As San Francisco’s infamous luck poacher, Nick doesn’t know whether his ability to swipe other people’s fortunes with a simple handshake is a blessing or a curse. Ever since his youth, Nick has swallowed more than a few bitter truths when it comes to wheeling and dealing in destinies. Because whether the highest bidders of Nick’s serendipitous booty are celebrities, yuppies, or douche bag vegans, the unsavory fact remains: luck is the most powerful, addictive, and dangerous drug of them all. And no amount of cappuccinos, Lucky Charms, or apple fritters can sweeten the notion that Nick might be exactly what his father once claimed—as ambitious as a fart.

That is, until Tuesday Knight, the curvy brunette who also happens to be the mayor’s daughter, approaches Nick with an irresistible offer: $100,000 to retrieve her father’s stolen luck. Could this high-stakes deal let Nick do right? Or will kowtowing to another greedmonger’s demands simply fund Nick’s addiction to corporate coffee bars while his morality drains down the toilet? Before he downs his next mocha, Nick finds himself at the mercy of a Chinese mafia kingpin and with no choice but to scour the city for the purest kind of luck, a hunt more titillating than softcore porn. All he has to do to stay ahead of the game is remember that you can’t take something from someone without eventually paying like hell for it. . . .

return man

The Return Man ~ by V.M. Zito; Hodder; March 2012.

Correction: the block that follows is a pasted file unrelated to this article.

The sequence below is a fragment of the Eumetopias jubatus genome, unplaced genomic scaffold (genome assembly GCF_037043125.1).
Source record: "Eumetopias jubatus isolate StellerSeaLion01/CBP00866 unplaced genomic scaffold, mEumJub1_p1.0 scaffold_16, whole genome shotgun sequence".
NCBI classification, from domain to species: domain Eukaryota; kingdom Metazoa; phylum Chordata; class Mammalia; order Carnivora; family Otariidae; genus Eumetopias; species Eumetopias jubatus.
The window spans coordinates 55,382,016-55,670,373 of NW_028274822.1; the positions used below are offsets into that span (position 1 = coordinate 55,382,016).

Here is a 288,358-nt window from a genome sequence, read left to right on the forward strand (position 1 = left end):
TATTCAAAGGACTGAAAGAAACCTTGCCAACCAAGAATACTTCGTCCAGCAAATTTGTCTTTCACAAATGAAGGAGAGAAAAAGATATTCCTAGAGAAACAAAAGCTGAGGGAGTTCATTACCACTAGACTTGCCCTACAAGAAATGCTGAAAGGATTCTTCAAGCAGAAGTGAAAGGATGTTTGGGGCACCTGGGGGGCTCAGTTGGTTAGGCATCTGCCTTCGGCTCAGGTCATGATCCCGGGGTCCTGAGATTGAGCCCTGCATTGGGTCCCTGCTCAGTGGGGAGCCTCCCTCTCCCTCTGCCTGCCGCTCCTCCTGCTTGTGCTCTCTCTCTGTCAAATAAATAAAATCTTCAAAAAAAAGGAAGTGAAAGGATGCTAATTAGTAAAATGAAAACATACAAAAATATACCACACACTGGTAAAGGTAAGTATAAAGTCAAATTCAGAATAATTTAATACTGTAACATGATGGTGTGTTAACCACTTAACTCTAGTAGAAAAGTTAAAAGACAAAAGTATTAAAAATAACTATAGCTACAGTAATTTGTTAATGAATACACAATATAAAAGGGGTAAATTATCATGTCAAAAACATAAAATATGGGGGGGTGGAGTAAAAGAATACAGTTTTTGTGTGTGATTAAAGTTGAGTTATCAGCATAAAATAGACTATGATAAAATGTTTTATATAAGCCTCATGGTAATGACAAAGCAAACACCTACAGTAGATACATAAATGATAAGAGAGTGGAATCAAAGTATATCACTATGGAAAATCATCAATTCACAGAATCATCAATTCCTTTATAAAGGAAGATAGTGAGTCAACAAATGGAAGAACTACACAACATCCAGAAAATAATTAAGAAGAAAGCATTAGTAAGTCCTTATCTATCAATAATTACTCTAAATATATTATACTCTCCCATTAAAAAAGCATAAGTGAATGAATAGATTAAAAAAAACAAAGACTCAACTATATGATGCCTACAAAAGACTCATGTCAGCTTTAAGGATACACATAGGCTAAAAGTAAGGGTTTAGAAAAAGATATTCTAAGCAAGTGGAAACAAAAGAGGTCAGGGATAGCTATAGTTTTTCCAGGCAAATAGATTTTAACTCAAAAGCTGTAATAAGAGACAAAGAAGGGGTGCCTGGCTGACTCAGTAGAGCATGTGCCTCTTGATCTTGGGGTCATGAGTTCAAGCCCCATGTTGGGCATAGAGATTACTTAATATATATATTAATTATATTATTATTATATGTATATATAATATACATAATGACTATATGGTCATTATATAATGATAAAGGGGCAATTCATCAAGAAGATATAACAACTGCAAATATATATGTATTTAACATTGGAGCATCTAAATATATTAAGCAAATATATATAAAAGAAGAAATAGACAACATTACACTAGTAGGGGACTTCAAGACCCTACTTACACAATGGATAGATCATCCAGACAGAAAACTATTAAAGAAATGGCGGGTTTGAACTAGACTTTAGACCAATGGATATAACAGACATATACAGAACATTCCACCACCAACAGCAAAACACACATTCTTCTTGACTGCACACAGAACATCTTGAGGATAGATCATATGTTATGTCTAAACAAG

The outbreak tore the USA in two. The east remains a safe haven. The west has become a ravaged wilderness. They call it the Evacuated States. It is here that Henry Marco makes his living. Hired by grieving relatives, he tracks down the dead to deliver peace.

Now Homeland Security wants Marco, for a mission unlike any other. He must return to California, where the apocalypse began. Where a secret is hidden. And where his own tragic past waits to punish him again. But in the wastelands of America, you never know who - or what - is watching you . . .


Nocturnal ~ by Scott Sigler; Crown | Hodder; April 2012.

Homicide detective Bryan Clauser is losing his mind.   How else to explain the dreams he keeps having—dreams that mirror, with impossible accuracy, the gruesome serial murders taking place all over San Francisco? How else to explain the feelings these dreams provoke in him—not disgust, not horror, but excitement?

Doubting his own sanity and stripped of his badge, Bryan begins to suspect that he’s stumbled into the crosshairs of a shadow war that has gripped his city for more than a century—a war waged by a race of killers living in San Francisco’s unknown, underground ruins, emerging at night to feed on those who will not be missed.

And as Bryan learns the truth about his own intimate connections to the killings, he discovers that those who matter most to him are in mortal danger…and that he may be the only man gifted—or cursed—with the power to do battle with the nocturnals.

General and Indie Fiction:


Sacrilege ~ by S.J. Parris; Random House, April 2012.

London, summer of 1584: Radical philosopher, ex-monk, and spy Giordano Bruno suspects he is being followed by an old enemy. He is shocked to discover that his pursuer is in fact Sophia Underhill, a young woman with whom he was once in love. When Bruno learns that Sophia has been accused of murdering her husband, a prominent magistrate in Canterbury, he agrees to do anything he can to help clear her name.

In the city that was once England's greatest center of pilgrimage, Bruno begins to uncover unsuspected secrets that point to the dead man being part of a larger and more dangerous plot in the making. He must turn his detective's eye on history—on Saint Thomas Becket, the twelfth-century archbishop murdered in Canterbury Cathedral, and on the legend surrounding the disappearance of his body—in order to solve the crime.